Every good professional completes CPD (Continued Professional Development) to enhance their skill set, knowledge and keep abreast of recent advances in their chosen sphere. Animal therapy is no different in this respect, and there is a wealth of knowledge available – no one therapist can ever know every answer!
CPD is also a great opportunity to mix with other therapists, discuss different treatments and have a few days of comparative ‘holiday’ as well…. Well, it feels like a holiday to me, anyway. So, last week I spent three days improving my anatomical knowledge, by getting down to the nitty gritty of dissecting a recently deceased older pony.
Our tutor was extremely experienced in gently peeling the layers of tissue away one at a time, to reveal the muscles, tendons, ligaments and bones, but what became increasingly obvious to all those attending this fascinating workshop, was the sheer amount of fascial connective tissues holding everything together.
Fascial tissue is rarely seen when we buy a joint of meat from our butcher or supermarket, yet it is vital for the living body to remain intact. Imagine I gave you a box full of the bones, muscles, tendons, ligaments, nerves and organs to put together and ‘build a body’…. Whatever you did, you would also need a large roll of clingfilm to hold the whole lot together as well – the clingfilm is akin to fascial tissues, and these are wrapped around every bit of the body, particularly in between the muscles, around the spine and form many connections between these two throughout the body.
One of the most interesting findings for me, was how the longissimus dorsi back muscles connect to the lower neck (cervical) vertebrae bones in a fan shape, via these strong connective fascial tissues. Look it up in a conventional anatomy book, and the longissimus dorsi back muscles finish around the early thoracics, but take look inside a real equine body and this is not the case – this has huge implications for how the horse’s neck and back connections affect its ability to move comfortably with a rider. A horse who is ‘locked up in the neck’ as my clients describe it, is holding the first part of the longissimus dorsi muscles in spasm and cannot then relax and release the back fully, no matter how much treatment is applied to the back.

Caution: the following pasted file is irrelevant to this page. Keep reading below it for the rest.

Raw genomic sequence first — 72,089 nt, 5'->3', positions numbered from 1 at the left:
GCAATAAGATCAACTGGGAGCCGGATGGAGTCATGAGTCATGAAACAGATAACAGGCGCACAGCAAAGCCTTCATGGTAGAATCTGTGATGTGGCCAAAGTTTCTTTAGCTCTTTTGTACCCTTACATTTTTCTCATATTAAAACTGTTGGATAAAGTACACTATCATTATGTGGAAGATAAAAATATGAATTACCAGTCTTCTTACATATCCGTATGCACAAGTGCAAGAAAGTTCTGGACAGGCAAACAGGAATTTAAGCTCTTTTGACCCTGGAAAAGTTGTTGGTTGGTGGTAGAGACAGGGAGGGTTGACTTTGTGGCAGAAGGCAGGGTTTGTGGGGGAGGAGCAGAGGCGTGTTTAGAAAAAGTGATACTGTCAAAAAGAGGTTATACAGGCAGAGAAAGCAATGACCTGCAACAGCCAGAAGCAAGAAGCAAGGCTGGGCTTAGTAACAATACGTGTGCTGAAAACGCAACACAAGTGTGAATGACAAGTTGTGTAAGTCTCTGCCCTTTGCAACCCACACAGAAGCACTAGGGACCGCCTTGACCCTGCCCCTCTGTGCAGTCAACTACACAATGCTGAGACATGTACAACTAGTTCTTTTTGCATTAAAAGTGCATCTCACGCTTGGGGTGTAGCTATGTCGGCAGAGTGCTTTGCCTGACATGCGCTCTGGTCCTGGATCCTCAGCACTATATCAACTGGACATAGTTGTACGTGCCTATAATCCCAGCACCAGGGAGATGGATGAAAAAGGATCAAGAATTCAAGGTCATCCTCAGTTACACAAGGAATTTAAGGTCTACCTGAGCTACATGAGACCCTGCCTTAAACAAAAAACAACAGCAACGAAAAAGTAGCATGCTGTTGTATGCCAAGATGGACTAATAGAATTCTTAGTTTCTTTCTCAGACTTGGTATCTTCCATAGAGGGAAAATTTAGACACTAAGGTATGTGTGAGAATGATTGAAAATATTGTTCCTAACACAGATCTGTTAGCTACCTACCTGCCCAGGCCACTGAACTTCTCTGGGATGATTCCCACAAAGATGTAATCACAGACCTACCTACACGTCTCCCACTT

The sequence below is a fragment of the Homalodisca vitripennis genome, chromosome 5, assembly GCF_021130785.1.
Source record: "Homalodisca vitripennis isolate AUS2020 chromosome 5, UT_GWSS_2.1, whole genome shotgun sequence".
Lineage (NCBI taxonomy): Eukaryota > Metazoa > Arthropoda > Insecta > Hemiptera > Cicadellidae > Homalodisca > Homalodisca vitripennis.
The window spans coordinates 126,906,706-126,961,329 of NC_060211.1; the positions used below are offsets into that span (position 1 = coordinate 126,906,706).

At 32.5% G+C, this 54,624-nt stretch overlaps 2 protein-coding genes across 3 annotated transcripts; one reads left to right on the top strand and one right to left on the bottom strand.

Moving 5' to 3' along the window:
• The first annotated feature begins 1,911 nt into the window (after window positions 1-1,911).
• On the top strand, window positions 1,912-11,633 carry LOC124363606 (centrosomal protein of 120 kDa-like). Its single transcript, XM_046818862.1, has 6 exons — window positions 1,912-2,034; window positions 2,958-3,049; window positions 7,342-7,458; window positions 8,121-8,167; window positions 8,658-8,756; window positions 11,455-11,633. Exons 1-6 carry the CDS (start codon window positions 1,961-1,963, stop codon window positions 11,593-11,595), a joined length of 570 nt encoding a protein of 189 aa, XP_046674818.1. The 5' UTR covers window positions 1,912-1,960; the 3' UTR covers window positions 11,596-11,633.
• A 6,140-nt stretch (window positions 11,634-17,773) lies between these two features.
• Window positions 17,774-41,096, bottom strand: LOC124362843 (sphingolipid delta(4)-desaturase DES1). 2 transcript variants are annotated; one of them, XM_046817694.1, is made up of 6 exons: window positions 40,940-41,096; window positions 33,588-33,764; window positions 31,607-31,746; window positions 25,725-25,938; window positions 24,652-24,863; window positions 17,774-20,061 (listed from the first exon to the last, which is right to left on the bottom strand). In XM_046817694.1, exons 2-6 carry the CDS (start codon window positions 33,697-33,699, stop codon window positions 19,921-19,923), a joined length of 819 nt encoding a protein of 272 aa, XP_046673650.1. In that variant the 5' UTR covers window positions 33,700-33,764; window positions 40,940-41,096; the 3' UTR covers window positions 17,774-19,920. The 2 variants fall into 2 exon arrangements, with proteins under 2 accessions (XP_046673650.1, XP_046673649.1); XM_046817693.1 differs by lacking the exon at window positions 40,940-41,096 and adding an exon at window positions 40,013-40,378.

Similarly the deep psoas muscle attaches to the underside of the lumbar spine, facilitating movement of the lower back and pelvic flexion in the anatomy books, but take a look inside the real equine and this psoas muscle also fans into the diaphragm muscles which control inspiration and expiration of breath… therefore a tight psoas influences respiratory effort, particularly in canter where the horse is limited to taking one breath per canter stride… a tighter diaphragm due to tension through the psoas connection will reduce the amount of air inhaled and exhaled by the horse, potentially leading to poor performance without any obvious cause.
So how does this affect the way we work our horses? Well, there are many conscientious owners I meet with the latest in massage rugs, machines and tools, and these are all great when used sensibly. However, there is no substitute for a knowledgeable, highly trained and competent therapist who can identify how and where your horse is holding tension, and how it needs to be released – if you are in doubt about your horse’s performance, and the machine or rug isn’t working, then get a professional to look as well – it may just be that you are looking in the wrong place!